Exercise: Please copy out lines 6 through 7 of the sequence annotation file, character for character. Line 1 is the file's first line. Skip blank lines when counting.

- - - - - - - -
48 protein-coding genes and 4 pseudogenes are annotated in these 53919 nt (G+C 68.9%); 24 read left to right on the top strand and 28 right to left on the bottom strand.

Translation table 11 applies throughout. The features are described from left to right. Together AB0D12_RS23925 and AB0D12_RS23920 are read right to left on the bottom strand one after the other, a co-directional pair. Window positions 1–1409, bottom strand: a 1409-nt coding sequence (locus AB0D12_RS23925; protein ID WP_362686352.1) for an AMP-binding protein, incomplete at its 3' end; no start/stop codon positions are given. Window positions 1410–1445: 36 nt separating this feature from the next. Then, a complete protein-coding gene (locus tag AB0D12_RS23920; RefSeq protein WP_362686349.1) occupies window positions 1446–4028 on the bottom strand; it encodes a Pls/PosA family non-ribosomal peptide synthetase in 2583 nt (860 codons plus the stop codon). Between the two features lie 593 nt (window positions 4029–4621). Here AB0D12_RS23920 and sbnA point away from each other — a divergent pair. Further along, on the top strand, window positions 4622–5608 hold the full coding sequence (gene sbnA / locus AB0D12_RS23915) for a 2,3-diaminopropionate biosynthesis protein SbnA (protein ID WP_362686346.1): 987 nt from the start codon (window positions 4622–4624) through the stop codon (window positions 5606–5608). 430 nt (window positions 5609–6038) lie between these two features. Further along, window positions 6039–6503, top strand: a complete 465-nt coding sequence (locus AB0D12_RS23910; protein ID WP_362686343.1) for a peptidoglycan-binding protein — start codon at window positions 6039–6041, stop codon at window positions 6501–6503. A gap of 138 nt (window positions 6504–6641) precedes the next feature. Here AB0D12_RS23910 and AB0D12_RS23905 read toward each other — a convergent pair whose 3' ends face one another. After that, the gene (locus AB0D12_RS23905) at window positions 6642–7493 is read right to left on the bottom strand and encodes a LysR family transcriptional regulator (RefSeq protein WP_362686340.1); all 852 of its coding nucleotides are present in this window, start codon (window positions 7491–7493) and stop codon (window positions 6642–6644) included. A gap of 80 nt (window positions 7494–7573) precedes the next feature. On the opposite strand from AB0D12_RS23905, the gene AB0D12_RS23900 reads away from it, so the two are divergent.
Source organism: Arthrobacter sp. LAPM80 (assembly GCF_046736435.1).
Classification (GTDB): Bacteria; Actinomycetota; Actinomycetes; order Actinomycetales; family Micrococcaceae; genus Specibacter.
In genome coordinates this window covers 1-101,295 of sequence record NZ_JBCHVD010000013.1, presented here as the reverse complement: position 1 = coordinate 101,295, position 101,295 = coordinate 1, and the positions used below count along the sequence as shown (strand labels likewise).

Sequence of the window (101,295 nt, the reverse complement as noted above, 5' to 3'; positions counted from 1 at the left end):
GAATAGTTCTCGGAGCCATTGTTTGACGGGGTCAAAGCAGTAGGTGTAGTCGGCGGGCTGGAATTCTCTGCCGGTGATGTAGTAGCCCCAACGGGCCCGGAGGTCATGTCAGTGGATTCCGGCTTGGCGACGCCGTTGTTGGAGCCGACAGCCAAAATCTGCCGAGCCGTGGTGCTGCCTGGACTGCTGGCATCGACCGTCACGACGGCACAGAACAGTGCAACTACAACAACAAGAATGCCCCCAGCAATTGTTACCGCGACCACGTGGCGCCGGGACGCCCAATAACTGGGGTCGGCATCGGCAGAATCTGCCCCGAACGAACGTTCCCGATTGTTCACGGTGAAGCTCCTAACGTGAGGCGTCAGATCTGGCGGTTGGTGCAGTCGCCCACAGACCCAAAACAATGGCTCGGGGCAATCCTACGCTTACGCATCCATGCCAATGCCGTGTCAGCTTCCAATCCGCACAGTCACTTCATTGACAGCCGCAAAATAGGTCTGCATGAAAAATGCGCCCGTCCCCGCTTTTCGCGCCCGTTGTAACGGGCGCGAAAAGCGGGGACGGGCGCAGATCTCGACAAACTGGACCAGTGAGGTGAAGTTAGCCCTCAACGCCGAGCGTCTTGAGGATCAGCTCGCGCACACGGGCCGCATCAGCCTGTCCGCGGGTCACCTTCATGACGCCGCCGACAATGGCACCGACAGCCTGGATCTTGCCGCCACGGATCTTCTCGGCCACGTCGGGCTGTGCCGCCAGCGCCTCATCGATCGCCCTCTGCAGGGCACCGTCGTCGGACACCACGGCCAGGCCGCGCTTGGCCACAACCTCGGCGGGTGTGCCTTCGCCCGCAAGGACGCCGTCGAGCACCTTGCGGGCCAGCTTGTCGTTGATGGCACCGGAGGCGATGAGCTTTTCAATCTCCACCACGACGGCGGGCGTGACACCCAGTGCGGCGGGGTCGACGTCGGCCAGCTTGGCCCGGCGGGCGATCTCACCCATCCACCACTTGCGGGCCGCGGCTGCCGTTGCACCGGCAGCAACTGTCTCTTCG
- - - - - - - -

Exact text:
Sequence of the window (101,295 nt, the reverse complement as noted above, 5' to 3'; positions counted from 1 at the left end):
GAATAGTTCTCGGAGCCATTGTTTGACGGGGTCAAAGCAGTAGGTGTAGTCGGCGGGCTGGAATTCTCTGCCGGTGATGTAGTAGCCCCAACGGGCCCGGAGGTCATGTCAGTGGATTCCGGCTTGGCGACGCCGTTGTTGGAGCCGACAGCCAAAATCTGCCGAGCCGTGGTGCTGCCTGGACTGCTGGCATCGACCGTCACGACGGCACAGAACAGTGCAACTACAACAACAAGAATGCCCCCAGCAATTGTTACCGCGACCACGTGGCGCCGGGACGCCCAATAACTGGGGTCGGCATCGGCAGAATCTGCCCCGAACGAACGTTCCCGATTGTTCACGGTGAAGCTCCTAACGTGAGGCGTCAGATCTGGCGGTTGGTGCAGTCGCCCACAGACCCAAAACAATGGCTCGGGGCAATCCTACGCTTACGCATCCATGCCAATGCCGTGTCAGCTTCCAATCCGCACAGTCACTTCATTGACAGCCGCAAAATAGGTCTGCATGAAAAATGCGCCCGTCCCCGCTTTTCGCGCCCGTTGTAACGGGCGCGAAAAGCGGGGACGGGCGCAGATCTCGACAAACTGGACCAGTGAGGTGAAGTTAGCCCTCAACGCCGAGCGTCTTGAGGATCAGCTCGCGCACACGGGCCGCATCAGCCTGTCCGCGGGTCACCTTCATGACGCCGCCGACAATGGCACCGACAGCCTGGATCTTGCCGCCACGGATCTTCTCGGCCACGTCGGGCTGTGCCGCCAGCGCCTCATCGATCGCCCTCTGCAGGGCACCGTCGTCGGACACCACGGCCAGGCCGCGCTTGGCCACAACCTCGGCGGGTGTGCCTTCGCCCGCAAGGACGCCGTCGAGCACCTTGCGGGCCAGCTTGTCGTTGATGGCACCGGAGGCGATGAGCTTTTCAATCTCCACCACGACGGCGGGCGTGACACCCAGTGCGGCGGGGTCGACGTCGGCCAGCTTGGCCCGGCGGGCGATCTCACCCATCCACCACTTGCGGGCCGCGGCTGCCGTTGCACCGGCAGCAACTGTCTCTTCG